Campus News

Biology Faculty Research Parasitic Mistletoe

Story posted January 13, 2003

While talk of mistletoe may conjure images of waiting expectantly beneath a sprig for a dash of romance, not all types of the plant should bring a smile to the lips.

Dwarf mistletoe, a tricky relative of the plant we associate with kissing, may in fact be forcing us to kiss Maine's spruce forests goodbye.

Barry Logan, assistant professor of biology, and Jaret Reblin, biology laboratory instructor, recently gave a presentation on the subject of Eastern dwarf mistletoe at the weekly faculty seminar.

Logan and Reblin's research on the native parasitic flowering plant began in the summer of 2002, and focused on trees growing on Monhegan Island.

"It's a very interesting way to make a living, being a parasite," said Logan. "The dwarf mistletoe makes its living withdrawing water, food, and needed resources from its host. It has to figure out how to penetrate the host."

Dwarf mistletoe is very successful at figuring it out. White, red and black spruces -- all of which are in Maine forests -- are the primary hosts.

Reblin states there is a 90% probability of infection in Maine's spruces.

If it weren't bad enough that the dwarf mistletoe sucks the life out of the trees, the way it spreads sounds even more sinister. The dwarf mistletoe fruit on infected trees shoots its seeds out like blow darts to a distance of 15 meters. The seeds, which are very sticky, anchor onto whatever they hit, including the branches and needles of other nearby trees.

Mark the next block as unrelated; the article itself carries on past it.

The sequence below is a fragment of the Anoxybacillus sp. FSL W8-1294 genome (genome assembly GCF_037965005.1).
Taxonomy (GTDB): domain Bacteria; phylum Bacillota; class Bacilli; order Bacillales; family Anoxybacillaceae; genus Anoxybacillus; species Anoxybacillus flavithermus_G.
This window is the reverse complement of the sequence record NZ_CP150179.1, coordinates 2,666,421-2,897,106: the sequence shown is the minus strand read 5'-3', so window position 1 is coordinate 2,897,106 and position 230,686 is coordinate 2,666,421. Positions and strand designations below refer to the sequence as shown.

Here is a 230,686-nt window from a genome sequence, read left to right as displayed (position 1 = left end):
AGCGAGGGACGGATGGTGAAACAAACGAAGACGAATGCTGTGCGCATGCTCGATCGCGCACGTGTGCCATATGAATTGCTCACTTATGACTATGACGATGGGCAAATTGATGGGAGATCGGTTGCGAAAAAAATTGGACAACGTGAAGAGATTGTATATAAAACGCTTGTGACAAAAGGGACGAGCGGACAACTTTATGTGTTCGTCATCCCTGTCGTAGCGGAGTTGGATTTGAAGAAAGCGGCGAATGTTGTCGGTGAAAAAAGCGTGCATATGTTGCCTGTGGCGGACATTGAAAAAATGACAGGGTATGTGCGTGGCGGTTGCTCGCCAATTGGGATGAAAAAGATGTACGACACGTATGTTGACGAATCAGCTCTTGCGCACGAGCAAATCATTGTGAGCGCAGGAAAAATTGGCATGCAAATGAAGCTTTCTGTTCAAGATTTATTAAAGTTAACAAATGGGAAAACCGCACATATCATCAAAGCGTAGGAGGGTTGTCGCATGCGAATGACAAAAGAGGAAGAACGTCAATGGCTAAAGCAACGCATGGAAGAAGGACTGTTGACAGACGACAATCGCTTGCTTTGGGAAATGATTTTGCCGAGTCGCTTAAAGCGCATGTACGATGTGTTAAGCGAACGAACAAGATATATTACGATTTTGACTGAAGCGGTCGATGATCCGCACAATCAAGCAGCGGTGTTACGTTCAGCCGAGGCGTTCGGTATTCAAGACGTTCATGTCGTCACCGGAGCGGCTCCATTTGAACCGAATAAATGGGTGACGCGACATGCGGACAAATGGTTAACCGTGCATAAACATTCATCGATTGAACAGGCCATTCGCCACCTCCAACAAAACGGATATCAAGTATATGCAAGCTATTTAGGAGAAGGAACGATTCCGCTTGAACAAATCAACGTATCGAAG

Logan and Reblin recounted the bizarre experience of walking through a forest and suddenly being bombarded with the seeds.

After clinging to the trees, the seed embryos start to grow, penetrate the host, tap into the system, and create their network of parasitic activity.

Infected trees are recognizable by the thick clusters of twigs growing abnormally along branches. These twig clusters are known as "witches' brooms" because of their resemblance to the business end of a broom.

Red spruces seem to tolerate dwarf mistletoe better than others, sometimes making it possible for the tree to continue to grow. They "seem to be better at shutting down the brooms," said Logan.

However, Reblin reports that the mistletoe cuts the life expectancy considerably in spruces. "Some trees that should live to be 500 years old die at 100."

Reblin spent the summer on Monhegan Island (Logan worked from the Bowdoin campus) in conjunction with Prof. William H. Livingston, chair and associate professor of forest resources at the University of Maine. Monhegan boasts both red and white spruce on the undeveloped parts of the island: red in the interior, and white on the coast.

All the white spruces on Monhegan are infected. Effects can be seen in needle length, quantity and density. Meanwhile, there is a decreased capacity for photosynthesis in the red spruce.

Why the difference?

"Stay tuned," Logan said about their ongoing research.

And what can be done about the dwarf mistletoe infestation?

"It's a growing problem," said Logan. "There's not that much that can be done. It's a native plant. But the forests won't regenerate without some major manipulation." That manipulation would probably need to include the removal of all infected trees.

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